Follow FIBA on Facebook
Japan re-emerges as an Asian basketball power
MANILA (Enzo Flojo's Asia on my Mind) - Japan weren't really tipped to be among the top teams in the 2015 FIBA Asia Championship. This was not really surprising given how the team had fared in the past 15 or so years.
Additionally, they also weren't bringing in any naturalized player to compensate for their traditional weakness - size. Instead, coach Kenji Hasegawa was content to go to Changsha-Hunan with an all-local crew that was relatively undersized and that was missing some big names (e.g. Kosuke Takeuchi, Kosuke Kanamaru, Naoto Tsuji, Takuya Kawamura, etc.). By all intents and purposes, Team Hayabusa was facing tall odds in the biennial event, and it seemed like they wouldn't be able to break out of the disappointingly mediocre cycle that has plagued their recent basketball history.
For a long time, Japan were secure in their place as one of the most successful basketball teams in Asia. They were twice champions of Asia (1965 and 1971) and have finished on the podium 14 times (third most behind Korea and China). The team qualified for the Olympic Games six times (1936, 1956, 1960, 1964, 1972, 1976) and for the FIBA Basketball World Cup four times (1963, 1967, 1998, 2006 - as hosts).
Apart from those achievements, however, Japan's most recent travails have been generally fruitless. The last time they finished in the top four of the FIBA Asia Championships was nearly two decades ago in 1997, and their most recent top five finish was ten years ago in Doha, Qatar.
Amidst Japan's stupor, countries from West Asia emerged as powerhouses (e.g. Iran, Lebanon, and Jordan), while peers from East Asia remained perennial title contenders (Chinese Taipei and the Philippines, in particular, have played very well the past few years).
By all indications, this was a team that needed a big boost, especially after only recently getting reinstated by FIBA. Thankfully for Team Hayabusa, they got that boost in this year’s biggest continental tournament.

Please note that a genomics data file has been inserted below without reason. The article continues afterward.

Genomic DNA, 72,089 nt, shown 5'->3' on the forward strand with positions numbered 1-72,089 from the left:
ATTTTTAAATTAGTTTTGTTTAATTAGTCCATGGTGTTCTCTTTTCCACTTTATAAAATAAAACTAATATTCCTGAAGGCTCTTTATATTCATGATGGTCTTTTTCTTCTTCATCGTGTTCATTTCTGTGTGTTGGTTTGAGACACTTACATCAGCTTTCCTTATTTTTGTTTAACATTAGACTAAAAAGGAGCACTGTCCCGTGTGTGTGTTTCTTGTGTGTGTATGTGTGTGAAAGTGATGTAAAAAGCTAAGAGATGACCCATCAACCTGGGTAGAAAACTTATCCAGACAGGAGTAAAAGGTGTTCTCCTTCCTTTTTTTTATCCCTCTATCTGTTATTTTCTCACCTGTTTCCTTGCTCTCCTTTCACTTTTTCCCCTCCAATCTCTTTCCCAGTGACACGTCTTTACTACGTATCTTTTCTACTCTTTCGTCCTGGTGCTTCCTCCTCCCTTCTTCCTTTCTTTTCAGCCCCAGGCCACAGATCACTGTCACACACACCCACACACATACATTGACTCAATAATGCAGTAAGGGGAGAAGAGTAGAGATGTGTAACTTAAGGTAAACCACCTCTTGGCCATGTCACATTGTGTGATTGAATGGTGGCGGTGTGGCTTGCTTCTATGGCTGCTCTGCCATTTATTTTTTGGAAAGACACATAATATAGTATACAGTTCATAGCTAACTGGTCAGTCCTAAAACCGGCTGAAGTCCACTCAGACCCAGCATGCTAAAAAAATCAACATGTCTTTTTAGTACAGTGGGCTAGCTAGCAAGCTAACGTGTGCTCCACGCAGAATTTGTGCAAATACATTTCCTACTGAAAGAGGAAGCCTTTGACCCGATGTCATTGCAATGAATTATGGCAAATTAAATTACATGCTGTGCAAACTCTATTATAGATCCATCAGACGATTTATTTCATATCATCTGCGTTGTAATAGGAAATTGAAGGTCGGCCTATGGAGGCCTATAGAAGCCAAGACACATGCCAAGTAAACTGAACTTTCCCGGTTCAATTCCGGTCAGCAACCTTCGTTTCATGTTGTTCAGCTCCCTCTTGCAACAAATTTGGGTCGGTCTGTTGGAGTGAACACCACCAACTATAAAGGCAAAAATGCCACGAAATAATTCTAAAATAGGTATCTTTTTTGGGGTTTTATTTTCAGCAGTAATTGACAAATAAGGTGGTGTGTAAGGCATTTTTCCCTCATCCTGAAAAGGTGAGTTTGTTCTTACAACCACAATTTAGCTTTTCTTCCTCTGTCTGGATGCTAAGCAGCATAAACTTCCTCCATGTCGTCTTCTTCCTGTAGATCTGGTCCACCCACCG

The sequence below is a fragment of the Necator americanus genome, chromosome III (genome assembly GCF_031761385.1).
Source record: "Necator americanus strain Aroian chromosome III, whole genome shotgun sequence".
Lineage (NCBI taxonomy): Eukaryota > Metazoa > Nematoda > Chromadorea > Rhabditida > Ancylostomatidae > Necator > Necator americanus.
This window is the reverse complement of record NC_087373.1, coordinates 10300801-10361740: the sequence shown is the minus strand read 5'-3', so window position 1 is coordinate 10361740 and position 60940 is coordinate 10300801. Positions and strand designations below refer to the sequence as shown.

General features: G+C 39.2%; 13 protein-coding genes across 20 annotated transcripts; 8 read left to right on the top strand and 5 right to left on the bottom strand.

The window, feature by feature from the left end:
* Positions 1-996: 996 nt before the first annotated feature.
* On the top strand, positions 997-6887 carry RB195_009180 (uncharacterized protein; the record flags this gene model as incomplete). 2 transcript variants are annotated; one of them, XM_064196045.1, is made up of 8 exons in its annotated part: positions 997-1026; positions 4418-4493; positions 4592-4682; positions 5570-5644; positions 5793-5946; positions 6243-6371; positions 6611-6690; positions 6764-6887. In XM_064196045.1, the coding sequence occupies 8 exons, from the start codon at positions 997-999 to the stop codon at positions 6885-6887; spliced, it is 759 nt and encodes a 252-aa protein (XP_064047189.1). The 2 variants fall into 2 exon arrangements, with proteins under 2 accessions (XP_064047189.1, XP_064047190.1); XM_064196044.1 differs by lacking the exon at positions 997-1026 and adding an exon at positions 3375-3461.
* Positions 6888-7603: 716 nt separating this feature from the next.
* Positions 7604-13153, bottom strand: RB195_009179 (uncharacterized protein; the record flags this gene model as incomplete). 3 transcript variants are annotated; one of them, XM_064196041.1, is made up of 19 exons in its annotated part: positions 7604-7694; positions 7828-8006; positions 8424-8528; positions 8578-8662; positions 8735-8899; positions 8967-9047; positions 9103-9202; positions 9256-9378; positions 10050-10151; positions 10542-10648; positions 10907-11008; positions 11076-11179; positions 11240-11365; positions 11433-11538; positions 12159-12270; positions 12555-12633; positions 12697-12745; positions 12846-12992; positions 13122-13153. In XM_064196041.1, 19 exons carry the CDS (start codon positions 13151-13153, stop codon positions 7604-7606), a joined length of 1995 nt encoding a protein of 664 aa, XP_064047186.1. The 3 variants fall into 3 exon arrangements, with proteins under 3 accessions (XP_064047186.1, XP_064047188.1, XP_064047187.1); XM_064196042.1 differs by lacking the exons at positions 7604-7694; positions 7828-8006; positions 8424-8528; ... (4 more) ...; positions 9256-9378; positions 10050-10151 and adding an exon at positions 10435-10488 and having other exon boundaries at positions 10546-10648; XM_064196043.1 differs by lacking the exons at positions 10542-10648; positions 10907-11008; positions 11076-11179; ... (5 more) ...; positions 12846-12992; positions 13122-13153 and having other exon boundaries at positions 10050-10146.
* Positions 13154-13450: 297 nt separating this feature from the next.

After an embarrassing opening day loss to Iran, 86-48, coach Hasegawa's wards won four of their next five games to qualify for the knockout Quarter-Finals. Japan outclassed Malaysia, India, and Hong Kong in that span while also narrowly upending Palestine. Their only loss before the third round of the competition was to the Philippines, 73-66.
Waiting for Team Hayabusa in the knockout round were the Qataris, who were, on average, two inches taller than the Japanese and who already recorded impressive wins over tough teams Kazakhstan, Lebanon, and Korea. Qatar were favored in this match-up as they had promising veteran players Mohamed Yousef and Saad Abdulrahman Ali together with naturalized player and former Los Angeles Laker Trey Johnson leading the charge. Despite the odds being stacked against them, however, coach Hasegawa's men would not be denied. With fluid play and sharp execution, Japan barged into the Semi-Finals. Promising guard Makoto Hiejima showcased his all-around brilliance in that encounter, recording 17 points, 6 rebounds, 4 assists, and 4 steals. Hiejima was actually Japan’s best player in the entire competition, eventually averaging 15.0 points, 2.8 rebounds, 3.2 assists, and 1.8 steals per game while also shooting 48.3 percent from the field and 92.0 percent from the free throw line.
Japan would eventually lose again to the Philippines before falling to the mighty Iranians to finish just outside of the top three, but, without a shadow of a doubt, it was a performance worth remembering for the Nippon quintet. It was an incredible follow-up to the team’s third-place finish in the 2014 Asian Games, and it sure looked like a portent of things to come for Japanese basketball.
Japan's scintillating run at the 2015 FIBA Asia Championship showed how a team could pull off big wins and be highly competitive even sans a naturalized player, a foreign coach, or a slew of seven-footers. Team Hayabusa did what they have always done best - defend, run, and shoot - and used these to their fullest capacity.
Of course, it also helped that a few rising stars were present to prop up their hopes. Aside from the aforementioned Hiejima, guys like Daiki Tanaka, Ryumo Ono, Ryoma Hashimoto, and Gaku Arao - all still in their 20s - impressed with their energy and resiliency. With other up-and-coming young guns ascending the ladder of talent in Nippon hoops - Yuta Watanabe, Rui Hachimura, Akito Uchida, and Yudai Nishida come to mind - it certainly seems like the time is ripe for Japan to make another breakthrough in the next couple of years and finally bring home some hardware at the senior level.
Team Hayabusa have awoken from their daze! The fighting falcons are back as a great force to be reckoned with in Asian basketball!
FIBA's columnists write on a wide range of topics relating to basketball that are of interest to them. The opinions they express are their own and in no way reflect those of FIBA.
FIBA takes no responsibility and gives no guarantees, warranties or representations, implied or otherwise, for the content or accuracy of the content and opinion expressed in the above article.